My two best friends are also my two bike-riding buddies, and each will be first time Ride The Rockies riders this year. I did RTR first in 2009, and since I’ve ridden other week-long rides in Colorado and Alaska. But Johnny and Paul are doing a big long traveling/camping ride for the first time, and are very excited.
We went to my houseboat yesterday afternoon and over strong mixed beverages, had a lot of laughs and talked excitedly about RTR. They had a hundred questions – many I realized that I’d had my first time. But with the Rider Manual, plus my own experience, I was able to answer them all.
We’re all older: me age 55, Paul 56 and Johnny 60, and we train together maybe three times weekly. But every time we ride, we remind ourselves we could be couch potatoes like some folks our age, but we’re not that smart!
Paul “Reverend” Roberts is a hard-working sales manager in the building supplies industry. He’s a great husband, father, son, friend and a very spiritual man. But he got the nickname “Reverend” back in high school long before he found a better path in life. I’ve known him since then and I can personally confirm that!
These days, he routinely leads a pre-ride prayer to remind us of how God is guiding our lives and to ask His protection while we ride. But he is not an evangelist, choosing rather to lead by example. My second nickname for Paul is “Rabbit” – because when I lay back on a ride, lull him to sleep, then blow past him on an attack, he is as quick as one in catching me. Yep, Paul can hammer and sprint when he wants to.
Johnny “Country Boy” Turner sounds like his nickname — and he has more side-splitting country jokes and stories than you can imagine, and some of them actually true. He was raised in the hills and hollows northeast of Tuscaloosa where we do our training rides, and will often remind us of stories of getting in trouble with his Daddy at this swimming hole or that bridge crossing. He’s more easy-riding like me, and often we’ll say “There goes Paul” as he pulls away from us, knowing we’ll catch him at the next checkpoint.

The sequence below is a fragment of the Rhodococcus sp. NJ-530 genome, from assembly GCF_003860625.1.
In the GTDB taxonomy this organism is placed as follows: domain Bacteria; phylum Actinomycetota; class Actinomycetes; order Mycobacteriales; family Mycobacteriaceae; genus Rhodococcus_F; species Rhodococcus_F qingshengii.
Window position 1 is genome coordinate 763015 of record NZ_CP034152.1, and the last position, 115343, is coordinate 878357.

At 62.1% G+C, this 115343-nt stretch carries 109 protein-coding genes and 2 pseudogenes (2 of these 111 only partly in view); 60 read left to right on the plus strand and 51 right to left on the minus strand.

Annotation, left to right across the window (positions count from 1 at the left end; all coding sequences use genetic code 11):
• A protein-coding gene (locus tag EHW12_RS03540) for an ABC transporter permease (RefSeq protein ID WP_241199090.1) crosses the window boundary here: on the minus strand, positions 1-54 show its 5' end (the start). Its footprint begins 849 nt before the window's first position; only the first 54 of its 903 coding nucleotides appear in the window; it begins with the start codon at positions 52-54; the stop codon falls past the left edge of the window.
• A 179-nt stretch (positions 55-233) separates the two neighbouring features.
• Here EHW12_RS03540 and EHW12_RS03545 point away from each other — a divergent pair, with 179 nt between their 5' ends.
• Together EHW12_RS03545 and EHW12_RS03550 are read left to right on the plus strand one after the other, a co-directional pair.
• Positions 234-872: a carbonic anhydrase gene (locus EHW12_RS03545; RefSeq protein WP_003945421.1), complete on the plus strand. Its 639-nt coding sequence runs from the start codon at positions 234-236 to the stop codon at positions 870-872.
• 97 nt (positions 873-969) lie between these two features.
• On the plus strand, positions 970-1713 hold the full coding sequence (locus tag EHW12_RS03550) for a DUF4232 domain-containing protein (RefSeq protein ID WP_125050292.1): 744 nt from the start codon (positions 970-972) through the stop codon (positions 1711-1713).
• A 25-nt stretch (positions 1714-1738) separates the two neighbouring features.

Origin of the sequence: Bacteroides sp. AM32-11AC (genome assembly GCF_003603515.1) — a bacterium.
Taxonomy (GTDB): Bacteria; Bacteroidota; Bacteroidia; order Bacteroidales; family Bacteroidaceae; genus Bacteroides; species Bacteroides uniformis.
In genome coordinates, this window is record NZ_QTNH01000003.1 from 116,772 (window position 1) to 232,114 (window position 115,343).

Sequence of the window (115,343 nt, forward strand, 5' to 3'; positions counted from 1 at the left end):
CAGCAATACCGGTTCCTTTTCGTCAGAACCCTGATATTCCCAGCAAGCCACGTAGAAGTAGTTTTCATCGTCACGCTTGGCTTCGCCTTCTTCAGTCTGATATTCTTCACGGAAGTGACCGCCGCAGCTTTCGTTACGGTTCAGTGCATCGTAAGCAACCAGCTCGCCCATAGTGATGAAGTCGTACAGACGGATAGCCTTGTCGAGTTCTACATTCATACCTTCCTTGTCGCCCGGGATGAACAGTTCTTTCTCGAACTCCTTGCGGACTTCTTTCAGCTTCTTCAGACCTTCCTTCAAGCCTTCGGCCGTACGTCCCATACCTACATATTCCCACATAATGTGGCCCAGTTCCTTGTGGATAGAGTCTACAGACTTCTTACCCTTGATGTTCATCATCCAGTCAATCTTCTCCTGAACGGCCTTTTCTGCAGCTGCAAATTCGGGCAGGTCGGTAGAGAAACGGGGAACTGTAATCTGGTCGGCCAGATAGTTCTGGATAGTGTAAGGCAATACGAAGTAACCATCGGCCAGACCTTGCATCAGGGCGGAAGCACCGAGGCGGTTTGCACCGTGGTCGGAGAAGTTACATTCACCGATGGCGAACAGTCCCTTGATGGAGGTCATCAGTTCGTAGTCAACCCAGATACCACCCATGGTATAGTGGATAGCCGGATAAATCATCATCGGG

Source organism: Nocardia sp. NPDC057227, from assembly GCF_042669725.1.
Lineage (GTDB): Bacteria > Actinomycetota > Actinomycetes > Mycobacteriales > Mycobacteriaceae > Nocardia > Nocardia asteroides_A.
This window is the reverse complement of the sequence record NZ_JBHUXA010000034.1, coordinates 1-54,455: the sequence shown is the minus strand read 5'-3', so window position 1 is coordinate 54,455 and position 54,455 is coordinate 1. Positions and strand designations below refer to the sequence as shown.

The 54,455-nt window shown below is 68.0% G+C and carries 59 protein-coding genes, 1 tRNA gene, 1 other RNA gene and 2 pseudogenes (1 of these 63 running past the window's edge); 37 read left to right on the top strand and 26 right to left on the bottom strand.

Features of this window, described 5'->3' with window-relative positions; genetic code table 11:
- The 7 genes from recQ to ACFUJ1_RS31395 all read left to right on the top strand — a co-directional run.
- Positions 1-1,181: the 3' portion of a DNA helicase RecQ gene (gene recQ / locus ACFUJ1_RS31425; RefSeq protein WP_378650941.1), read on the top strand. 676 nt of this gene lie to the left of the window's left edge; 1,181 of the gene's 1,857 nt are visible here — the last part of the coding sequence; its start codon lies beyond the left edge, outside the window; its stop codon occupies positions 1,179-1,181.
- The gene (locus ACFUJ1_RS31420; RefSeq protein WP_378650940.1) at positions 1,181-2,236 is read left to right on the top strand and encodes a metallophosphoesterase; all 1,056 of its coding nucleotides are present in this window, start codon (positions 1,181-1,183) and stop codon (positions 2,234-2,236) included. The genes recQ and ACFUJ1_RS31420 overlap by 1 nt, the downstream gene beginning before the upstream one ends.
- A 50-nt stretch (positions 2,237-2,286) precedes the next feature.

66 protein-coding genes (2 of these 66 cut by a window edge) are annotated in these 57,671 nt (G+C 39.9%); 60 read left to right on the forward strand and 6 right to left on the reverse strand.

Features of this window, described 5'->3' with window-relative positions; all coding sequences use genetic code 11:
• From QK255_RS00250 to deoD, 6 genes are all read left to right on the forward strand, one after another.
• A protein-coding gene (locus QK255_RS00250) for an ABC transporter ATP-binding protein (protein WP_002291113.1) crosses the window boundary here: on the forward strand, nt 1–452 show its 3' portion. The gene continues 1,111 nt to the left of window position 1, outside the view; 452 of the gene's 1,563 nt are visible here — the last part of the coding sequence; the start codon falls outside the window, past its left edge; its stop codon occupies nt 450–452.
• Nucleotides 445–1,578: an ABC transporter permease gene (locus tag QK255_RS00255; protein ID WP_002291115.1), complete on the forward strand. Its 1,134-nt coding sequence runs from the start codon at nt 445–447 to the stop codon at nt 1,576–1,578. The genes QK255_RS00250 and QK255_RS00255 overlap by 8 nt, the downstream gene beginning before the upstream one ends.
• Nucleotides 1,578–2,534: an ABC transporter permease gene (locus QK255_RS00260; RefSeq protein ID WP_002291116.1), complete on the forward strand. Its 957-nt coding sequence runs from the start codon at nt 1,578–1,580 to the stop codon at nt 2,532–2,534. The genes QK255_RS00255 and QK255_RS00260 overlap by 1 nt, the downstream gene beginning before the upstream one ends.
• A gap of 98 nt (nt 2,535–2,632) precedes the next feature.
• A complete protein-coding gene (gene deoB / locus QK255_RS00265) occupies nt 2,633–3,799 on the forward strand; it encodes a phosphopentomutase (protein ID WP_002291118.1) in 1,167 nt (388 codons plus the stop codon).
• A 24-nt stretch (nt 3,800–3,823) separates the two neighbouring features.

Johnny came to cycling later in life — after surviving cancer in his 40’s and being told he did not have long to live. Now he’s grateful for every ride, and often says “Shoot! A few years ago I’d be the country boy throwing beer cans at us cyclists! Look at me now!”
There is one measure of how much you trust someone, and I’ll put it this way: If I were ever in a foxhole or a bar fight I’d want both of these men with me. We call ourselves brothers, and in many ways are closer to one another than our real siblings. So when you hear three loud guys laughing with Southern accents in the evening at Camp, stop by and visit. We’ll show you some Southern Hospitality.